Upon the high recommendation of some friends whose artistic taste I quite respect, I started to read some Neil Gaiman novels—mostly via Audible, where he narrates his own stories. He's excellent at blurring the line between fantasy and reality, and also remarkably good at creepy. His bad guys, for instance, aren't just evil—they actually make your skin crawl with their, well, creepiness. Clearly my own articulation skills pale in comparison. :)

Anyway, my parents, with unexpected coordination, combined their powers and got me this book of his short stories, and they've been just fascinating! I've been reading just one nearly every day, which gives me plenty of time to digest each one. Because he doesn't have the taboos my moral code gives me re: sex, it's a lot more prevalent (and sometimes more depraved) than what I would otherwise expose myself to—which turns out to be quite okay in small doses, and thought-provoking.

TL;DR: Fascinating, slightly outside my comfort zone, enjoyable, completely unique. I'm a fan.

So, uhh... I guess there are more of these on Jessica's blog? Whoo!

Tuesday, June 11, 2013

Reason #583.6 Why I Love Terry Pratchett

A brief quotation from his 2007 novel Making Money (yes, the footnote—the whole purpose of this post—is found in the book itself). The context here is an argumentative sort of town hall meeting.

"As' chairman of the, Merchant's' Guild gentlemen may, I point out that these thing's represent a valuable labor force in this' city—" said Mr. Robert Parker.*

*As a member of the Ancient and Venerable Order of Greengrocers, Mr. Parker was honor-bound never to put his punctuation in the right place.

Wednesday, April 17, 2013


This message appeared tonight when I opened my browser:

Read that top line again. 
I know Google is notorious for pranks, but I'm not sure I believe this is one...

Tuesday, March 19, 2013

Thirty Days Prayer to St Joseph

Ever blessed and glorious St. Joseph, kind and loving father, and helpful friend of all in sorrow! Thou art the good father and protector of orphans, the defender of the defenseless, the patron of those in need and sorrow. Look kindly on my request. My sins have drawn down on me the just displeasure of my God, and so I am surrounded with unhappiness. To thee, O loving guardian of the Family of Nazareth, do I go for help and protection. 

Listen, then, I beg of thee, with fatherly concern, to my earnest prayers, and obtain for me the favor I ask. (Here make your request.)

I ask it by the infinite mercy of the Eternal Son of God, which moved Him to take our nature and to be born into this world of sorrow. 

I ask it by the weariness and suffering thou didst endure when thou didst find no shelter at the inn of Bethlehem for the Holy Virgin, nor a place where the Son of God could be born. Then, being everywhere refused, thou hadst to allow the Queen of Heaven to give birth to the world’s Redeemer in a cave.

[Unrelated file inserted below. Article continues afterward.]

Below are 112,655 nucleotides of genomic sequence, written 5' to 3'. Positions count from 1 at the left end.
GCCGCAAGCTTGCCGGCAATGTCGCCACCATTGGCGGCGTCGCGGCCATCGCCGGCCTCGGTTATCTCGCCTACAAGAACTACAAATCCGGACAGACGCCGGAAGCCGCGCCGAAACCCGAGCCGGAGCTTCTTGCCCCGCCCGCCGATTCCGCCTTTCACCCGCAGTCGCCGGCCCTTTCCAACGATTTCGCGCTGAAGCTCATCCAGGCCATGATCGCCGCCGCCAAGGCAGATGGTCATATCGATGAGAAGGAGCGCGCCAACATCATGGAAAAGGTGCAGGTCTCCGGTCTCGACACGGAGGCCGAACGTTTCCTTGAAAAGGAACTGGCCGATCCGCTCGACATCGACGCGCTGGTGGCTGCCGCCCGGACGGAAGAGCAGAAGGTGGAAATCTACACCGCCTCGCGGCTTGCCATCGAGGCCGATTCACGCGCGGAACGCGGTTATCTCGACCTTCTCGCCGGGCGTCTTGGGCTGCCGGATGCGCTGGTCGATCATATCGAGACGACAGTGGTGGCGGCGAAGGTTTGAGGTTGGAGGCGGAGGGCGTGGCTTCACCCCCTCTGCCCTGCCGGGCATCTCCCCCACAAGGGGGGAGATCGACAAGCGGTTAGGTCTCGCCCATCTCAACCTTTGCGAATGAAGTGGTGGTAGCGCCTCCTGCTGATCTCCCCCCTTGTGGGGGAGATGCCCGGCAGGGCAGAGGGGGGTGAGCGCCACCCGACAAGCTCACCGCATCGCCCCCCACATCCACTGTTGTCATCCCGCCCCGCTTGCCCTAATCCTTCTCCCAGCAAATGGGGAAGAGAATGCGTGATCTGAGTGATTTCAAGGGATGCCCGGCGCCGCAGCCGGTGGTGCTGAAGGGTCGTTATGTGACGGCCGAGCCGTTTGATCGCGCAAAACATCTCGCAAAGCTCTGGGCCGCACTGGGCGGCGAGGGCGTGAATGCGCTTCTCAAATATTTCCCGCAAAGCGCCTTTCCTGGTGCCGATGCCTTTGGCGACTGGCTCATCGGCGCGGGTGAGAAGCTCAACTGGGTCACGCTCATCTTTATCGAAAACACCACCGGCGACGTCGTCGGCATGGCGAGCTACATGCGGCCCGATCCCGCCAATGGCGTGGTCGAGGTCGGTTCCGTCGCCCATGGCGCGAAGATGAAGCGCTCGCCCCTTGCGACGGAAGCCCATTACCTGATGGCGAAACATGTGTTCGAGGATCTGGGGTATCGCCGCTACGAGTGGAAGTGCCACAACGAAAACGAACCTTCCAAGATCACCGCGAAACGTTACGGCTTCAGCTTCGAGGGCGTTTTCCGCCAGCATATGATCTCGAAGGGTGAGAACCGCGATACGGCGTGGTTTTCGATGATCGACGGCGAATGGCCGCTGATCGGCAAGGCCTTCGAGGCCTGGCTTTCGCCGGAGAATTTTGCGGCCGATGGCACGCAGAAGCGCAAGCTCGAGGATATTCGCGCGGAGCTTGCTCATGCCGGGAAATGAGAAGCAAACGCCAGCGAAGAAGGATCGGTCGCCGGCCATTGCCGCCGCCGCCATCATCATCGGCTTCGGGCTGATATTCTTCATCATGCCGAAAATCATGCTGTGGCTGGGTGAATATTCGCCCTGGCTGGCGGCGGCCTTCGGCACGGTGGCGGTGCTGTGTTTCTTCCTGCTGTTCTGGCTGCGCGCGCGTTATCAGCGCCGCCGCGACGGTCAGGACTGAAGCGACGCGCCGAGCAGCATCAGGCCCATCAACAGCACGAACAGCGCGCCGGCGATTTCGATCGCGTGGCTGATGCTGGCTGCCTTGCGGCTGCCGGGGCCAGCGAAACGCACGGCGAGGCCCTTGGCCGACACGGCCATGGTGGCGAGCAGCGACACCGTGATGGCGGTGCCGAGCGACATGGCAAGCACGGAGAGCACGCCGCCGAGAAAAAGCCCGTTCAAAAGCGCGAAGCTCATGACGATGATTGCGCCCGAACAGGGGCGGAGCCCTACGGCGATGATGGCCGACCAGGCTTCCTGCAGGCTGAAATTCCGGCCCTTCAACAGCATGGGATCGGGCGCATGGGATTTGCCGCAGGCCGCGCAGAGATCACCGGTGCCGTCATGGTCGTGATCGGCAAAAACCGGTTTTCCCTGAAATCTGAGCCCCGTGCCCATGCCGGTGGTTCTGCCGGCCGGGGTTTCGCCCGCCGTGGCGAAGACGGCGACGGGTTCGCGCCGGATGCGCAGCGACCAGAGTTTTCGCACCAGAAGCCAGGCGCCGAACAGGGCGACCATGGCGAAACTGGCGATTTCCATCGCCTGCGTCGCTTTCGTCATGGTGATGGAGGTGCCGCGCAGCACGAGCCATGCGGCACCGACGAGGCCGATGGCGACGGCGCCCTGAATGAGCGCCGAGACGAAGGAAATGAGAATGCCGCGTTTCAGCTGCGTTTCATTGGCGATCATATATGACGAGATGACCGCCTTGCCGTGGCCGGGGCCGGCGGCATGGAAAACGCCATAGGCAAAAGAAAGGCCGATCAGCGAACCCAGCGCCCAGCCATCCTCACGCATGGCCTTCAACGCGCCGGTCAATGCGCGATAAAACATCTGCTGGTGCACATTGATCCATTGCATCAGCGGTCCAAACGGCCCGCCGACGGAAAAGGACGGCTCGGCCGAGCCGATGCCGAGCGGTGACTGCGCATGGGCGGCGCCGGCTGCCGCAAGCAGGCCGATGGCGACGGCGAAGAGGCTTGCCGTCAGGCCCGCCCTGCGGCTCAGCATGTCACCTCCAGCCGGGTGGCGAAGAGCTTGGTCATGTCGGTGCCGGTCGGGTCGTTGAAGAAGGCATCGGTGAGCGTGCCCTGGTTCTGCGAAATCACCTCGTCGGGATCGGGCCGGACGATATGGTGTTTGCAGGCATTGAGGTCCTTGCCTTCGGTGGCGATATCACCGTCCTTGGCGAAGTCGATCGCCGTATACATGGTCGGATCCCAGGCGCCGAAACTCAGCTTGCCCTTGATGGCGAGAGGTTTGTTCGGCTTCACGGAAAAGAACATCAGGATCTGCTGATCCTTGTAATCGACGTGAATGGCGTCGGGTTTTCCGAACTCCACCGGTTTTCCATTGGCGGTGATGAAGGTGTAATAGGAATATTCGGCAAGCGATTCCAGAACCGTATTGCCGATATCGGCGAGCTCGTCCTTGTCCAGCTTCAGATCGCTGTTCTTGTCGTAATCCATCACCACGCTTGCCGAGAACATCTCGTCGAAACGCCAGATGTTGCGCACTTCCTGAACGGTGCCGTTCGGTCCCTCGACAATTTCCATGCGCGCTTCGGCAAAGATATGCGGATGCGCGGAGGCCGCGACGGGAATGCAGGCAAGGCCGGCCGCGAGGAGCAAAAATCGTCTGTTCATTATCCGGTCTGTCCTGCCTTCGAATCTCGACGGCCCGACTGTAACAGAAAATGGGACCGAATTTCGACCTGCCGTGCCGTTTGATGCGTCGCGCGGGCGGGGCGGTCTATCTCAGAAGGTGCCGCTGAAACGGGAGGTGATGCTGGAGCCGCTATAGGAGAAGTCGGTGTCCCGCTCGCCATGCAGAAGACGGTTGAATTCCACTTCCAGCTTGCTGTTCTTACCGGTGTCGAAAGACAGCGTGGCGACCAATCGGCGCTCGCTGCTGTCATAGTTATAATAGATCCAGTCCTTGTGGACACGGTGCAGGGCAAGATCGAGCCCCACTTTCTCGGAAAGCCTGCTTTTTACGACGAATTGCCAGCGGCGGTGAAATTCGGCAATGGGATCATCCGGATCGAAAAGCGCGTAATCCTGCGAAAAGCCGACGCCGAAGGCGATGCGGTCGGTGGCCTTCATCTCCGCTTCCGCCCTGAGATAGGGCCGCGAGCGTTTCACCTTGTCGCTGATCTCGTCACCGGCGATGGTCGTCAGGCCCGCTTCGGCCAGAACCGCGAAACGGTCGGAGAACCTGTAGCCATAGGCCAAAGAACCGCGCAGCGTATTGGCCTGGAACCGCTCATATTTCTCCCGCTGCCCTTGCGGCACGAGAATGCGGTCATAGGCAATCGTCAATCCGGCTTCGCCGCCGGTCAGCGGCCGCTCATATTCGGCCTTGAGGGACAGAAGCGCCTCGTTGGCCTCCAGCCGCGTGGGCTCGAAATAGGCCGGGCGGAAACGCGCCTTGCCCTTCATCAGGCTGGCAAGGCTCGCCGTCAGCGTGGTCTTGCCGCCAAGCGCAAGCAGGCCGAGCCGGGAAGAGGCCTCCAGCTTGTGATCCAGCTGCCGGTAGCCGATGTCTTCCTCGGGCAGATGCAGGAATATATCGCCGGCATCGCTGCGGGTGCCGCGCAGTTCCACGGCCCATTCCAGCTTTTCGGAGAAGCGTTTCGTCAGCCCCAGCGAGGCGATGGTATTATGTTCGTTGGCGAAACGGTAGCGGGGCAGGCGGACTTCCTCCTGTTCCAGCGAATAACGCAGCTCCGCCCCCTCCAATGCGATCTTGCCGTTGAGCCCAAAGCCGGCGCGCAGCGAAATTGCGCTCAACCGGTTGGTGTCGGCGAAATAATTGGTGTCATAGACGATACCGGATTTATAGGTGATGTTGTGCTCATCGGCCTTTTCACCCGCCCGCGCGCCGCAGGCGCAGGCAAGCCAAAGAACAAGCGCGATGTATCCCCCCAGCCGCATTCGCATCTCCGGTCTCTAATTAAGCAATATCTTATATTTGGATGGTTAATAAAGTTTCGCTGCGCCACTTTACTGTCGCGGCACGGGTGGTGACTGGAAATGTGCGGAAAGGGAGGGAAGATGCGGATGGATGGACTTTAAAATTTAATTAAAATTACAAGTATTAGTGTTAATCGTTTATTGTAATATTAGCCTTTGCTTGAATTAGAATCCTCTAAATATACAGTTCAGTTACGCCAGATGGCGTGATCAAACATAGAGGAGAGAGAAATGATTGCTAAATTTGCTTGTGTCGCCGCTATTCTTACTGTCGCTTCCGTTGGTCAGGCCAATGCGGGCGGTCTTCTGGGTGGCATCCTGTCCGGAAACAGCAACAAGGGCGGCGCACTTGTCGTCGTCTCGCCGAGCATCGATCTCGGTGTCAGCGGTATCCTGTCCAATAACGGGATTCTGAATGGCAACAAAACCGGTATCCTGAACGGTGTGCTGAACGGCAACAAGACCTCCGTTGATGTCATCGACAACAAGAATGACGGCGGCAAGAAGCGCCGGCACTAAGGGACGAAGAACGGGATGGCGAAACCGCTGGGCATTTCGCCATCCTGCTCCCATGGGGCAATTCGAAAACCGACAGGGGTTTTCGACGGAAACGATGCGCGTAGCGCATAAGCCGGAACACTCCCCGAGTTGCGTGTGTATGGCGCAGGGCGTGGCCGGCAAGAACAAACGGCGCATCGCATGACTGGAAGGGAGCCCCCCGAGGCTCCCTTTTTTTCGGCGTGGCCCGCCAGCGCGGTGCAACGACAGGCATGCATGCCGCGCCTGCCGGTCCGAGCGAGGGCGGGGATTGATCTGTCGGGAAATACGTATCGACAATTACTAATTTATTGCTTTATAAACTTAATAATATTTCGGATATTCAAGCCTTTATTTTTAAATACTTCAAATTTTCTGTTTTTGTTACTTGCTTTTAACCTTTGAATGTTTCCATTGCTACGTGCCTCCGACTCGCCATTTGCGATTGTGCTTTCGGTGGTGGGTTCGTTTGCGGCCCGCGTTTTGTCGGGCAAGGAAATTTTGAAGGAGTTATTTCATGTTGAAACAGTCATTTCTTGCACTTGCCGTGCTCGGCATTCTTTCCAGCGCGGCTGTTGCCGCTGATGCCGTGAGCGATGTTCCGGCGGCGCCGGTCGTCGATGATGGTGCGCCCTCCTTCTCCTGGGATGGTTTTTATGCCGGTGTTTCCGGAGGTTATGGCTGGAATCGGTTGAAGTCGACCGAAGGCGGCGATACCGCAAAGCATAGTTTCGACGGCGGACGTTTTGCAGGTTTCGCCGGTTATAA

I ask it by the loveliness and power of that sacred Name, Jesus, which thou didst confer on the adorable Infant. I ask it by that painful torture thou didst feel at the prophecy of holy Simeon, which declared the Child Jesus and His holy Mother future victims of our sins and of their great love for us. 

I ask it through thy sorrow and pain of soul when the Angel declared to thee that the life of the Child Jesus was sought by His enemies. From their evil plan thou hadst to flee with Him and His Blessed Mother into Egypt. I ask it by all the suffering, weariness and labors of that long and dangerous journey. 

I ask it by all thy care to protect the Sacred Child and His Immaculate Mother during thy second journey, when thou wert ordered to return to thine own country. 

I ask it by thy peaceful life in Nazareth, where thou didst meet with so many joys and sorrows. I ask it by thy great distress when the adorable Child was lost to thee and His Mother for three days. 

I ask it by thy joy at finding Him in the Temple, and by the comfort thou didst find at Nazareth, while living in the company of the Child Jesus. I ask it by the wonderful submission He showed in His obedience to thee. 

I ask it by the perfect love and conformity thou didst show in accepting the Divine order to depart from this life and from the company of Jesus and Mary. 

I ask it by the joy which filled thy soul when the Redeemer of the world, triumphant over death and Hell, entered into the possession of His kingdom and led thee into it with special honors. 

I ask it through Mary’s glorious Assumption and through that endless happiness thou hast with her in the presence of God. 

O good Father! I beg of thee, by all thy sufferings, sorrows and joys, to hear me and obtain for me what I ask. (Here mention your petitions or think of them.) 

Obtain for all those who have asked my prayers everything that is useful to them in the plan of God. Finally, my dear Patron and Father, be with me and all who are dear to me in our last moments, that we may eternally sing the praises of Jesus, Mary and Joseph! 

A blameless life, O St. Joseph, may we lead, by thy kind patronage from danger freed. Amen.

Thirty Days Prayer to St. Joseph